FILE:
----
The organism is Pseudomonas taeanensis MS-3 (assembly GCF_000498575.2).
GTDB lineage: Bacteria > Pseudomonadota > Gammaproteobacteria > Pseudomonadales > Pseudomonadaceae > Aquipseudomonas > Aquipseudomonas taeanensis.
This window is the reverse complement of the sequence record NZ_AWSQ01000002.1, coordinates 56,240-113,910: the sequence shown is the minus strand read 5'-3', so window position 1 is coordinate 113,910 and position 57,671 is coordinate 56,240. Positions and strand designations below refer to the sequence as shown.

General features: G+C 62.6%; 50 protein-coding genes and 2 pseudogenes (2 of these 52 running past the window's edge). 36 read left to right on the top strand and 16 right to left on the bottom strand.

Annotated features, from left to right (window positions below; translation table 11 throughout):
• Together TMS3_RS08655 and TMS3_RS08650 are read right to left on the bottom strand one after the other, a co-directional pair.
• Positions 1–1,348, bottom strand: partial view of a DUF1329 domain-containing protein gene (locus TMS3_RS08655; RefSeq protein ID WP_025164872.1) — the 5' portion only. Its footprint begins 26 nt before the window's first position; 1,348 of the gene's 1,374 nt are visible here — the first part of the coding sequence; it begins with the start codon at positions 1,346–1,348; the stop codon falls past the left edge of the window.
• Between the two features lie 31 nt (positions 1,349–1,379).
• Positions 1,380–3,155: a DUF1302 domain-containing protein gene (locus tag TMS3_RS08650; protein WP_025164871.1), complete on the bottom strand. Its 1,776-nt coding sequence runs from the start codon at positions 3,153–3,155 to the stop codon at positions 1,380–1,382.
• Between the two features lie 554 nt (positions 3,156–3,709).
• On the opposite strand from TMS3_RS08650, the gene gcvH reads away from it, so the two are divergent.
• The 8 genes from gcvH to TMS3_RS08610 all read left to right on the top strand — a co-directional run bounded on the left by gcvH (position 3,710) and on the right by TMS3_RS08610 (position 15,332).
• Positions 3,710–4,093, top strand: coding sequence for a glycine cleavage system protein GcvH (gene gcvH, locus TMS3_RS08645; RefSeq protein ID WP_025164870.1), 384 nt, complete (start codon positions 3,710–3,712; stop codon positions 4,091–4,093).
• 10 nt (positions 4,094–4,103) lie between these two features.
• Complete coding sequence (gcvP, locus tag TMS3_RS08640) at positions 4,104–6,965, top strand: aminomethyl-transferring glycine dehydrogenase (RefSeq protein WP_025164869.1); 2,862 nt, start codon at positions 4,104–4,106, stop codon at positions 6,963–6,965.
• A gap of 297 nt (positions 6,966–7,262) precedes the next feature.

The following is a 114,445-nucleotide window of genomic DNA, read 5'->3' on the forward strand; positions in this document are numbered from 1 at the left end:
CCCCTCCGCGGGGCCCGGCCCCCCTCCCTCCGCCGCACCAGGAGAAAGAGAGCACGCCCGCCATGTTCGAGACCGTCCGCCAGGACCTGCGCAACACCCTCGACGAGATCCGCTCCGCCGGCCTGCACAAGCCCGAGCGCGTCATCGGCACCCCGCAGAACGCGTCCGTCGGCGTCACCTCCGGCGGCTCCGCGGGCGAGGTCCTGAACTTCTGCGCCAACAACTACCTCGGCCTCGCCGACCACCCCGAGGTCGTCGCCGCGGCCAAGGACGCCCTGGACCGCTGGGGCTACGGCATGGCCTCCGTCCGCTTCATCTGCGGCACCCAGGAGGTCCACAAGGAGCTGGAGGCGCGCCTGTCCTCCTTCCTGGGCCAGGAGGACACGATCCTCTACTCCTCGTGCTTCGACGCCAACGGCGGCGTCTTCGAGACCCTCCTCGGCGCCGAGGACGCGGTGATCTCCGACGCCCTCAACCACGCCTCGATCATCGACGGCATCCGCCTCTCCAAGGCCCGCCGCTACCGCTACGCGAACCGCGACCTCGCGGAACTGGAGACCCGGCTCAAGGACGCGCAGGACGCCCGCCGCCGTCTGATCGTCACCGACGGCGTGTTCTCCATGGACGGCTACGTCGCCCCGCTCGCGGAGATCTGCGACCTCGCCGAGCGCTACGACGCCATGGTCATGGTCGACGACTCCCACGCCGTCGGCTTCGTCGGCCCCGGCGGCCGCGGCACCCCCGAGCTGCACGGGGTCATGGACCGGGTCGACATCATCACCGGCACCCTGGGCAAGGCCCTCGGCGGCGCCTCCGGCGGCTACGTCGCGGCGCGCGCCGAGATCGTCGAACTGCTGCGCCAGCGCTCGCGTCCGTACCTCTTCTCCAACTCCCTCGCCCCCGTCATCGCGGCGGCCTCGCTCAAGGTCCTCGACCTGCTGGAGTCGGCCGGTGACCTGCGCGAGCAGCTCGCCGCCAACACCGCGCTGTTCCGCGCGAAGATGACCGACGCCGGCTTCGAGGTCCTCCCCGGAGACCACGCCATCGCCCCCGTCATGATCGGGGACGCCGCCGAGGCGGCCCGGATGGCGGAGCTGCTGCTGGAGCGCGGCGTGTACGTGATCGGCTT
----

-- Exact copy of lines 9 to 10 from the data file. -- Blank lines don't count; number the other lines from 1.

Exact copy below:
• Positions 1,380–3,155: a DUF1302 domain-containing protein gene (locus tag TMS3_RS08650; protein WP_025164871.1), complete on the bottom strand. Its 1,776-nt coding sequence runs from the start codon at positions 3,153–3,155 to the stop codon at positions 1,380–1,382.
• Between the two features lie 554 nt (positions 3,156–3,709).